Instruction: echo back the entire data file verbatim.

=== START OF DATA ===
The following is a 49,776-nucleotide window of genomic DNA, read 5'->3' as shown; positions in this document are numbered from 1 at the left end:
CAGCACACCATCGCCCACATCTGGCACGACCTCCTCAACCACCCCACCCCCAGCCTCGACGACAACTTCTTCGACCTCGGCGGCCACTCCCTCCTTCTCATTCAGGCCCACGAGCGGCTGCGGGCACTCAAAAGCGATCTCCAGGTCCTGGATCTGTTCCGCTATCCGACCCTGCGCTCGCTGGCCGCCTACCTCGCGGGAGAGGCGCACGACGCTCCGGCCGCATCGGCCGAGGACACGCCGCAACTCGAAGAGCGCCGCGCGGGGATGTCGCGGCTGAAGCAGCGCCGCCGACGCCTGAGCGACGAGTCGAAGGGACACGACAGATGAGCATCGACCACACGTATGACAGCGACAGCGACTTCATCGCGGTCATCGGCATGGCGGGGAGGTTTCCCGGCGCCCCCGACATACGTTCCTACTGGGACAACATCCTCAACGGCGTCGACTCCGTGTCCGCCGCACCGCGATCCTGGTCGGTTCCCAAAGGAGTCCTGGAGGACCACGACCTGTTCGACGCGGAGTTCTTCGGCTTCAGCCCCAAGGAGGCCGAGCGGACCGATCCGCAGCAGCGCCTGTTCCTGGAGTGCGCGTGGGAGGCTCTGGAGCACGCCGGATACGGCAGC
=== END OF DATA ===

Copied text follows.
The following is a 49,776-nucleotide window of genomic DNA, read 5'->3' as shown; positions in this document are numbered from 1 at the left end:
CAGCACACCATCGCCCACATCTGGCACGACCTCCTCAACCACCCCACCCCCAGCCTCGACGACAACTTCTTCGACCTCGGCGGCCACTCCCTCCTTCTCATTCAGGCCCACGAGCGGCTGCGGGCACTCAAAAGCGATCTCCAGGTCCTGGATCTGTTCCGCTATCCGACCCTGCGCTCGCTGGCCGCCTACCTCGCGGGAGAGGCGCACGACGCTCCGGCCGCATCGGCCGAGGACACGCCGCAACTCGAAGAGCGCCGCGCGGGGATGTCGCGGCTGAAGCAGCGCCGCCGACGCCTGAGCGACGAGTCGAAGGGACACGACAGATGAGCATCGACCACACGTATGACAGCGACAGCGACTTCATCGCGGTCATCGGCATGGCGGGGAGGTTTCCCGGCGCCCCCGACATACGTTCCTACTGGGACAACATCCTCAACGGCGTCGACTCCGTGTCCGCCGCACCGCGATCCTGGTCGGTTCCCAAAGGAGTCCTGGAGGACCACGACCTGTTCGACGCGGAGTTCTTCGGCTTCAGCCCCAAGGAGGCCGAGCGGACCGATCCGCAGCAGCGCCTGTTCCTGGAGTGCGCGTGGGAGGCTCTGGAGCACGCCGGATACGGCAGC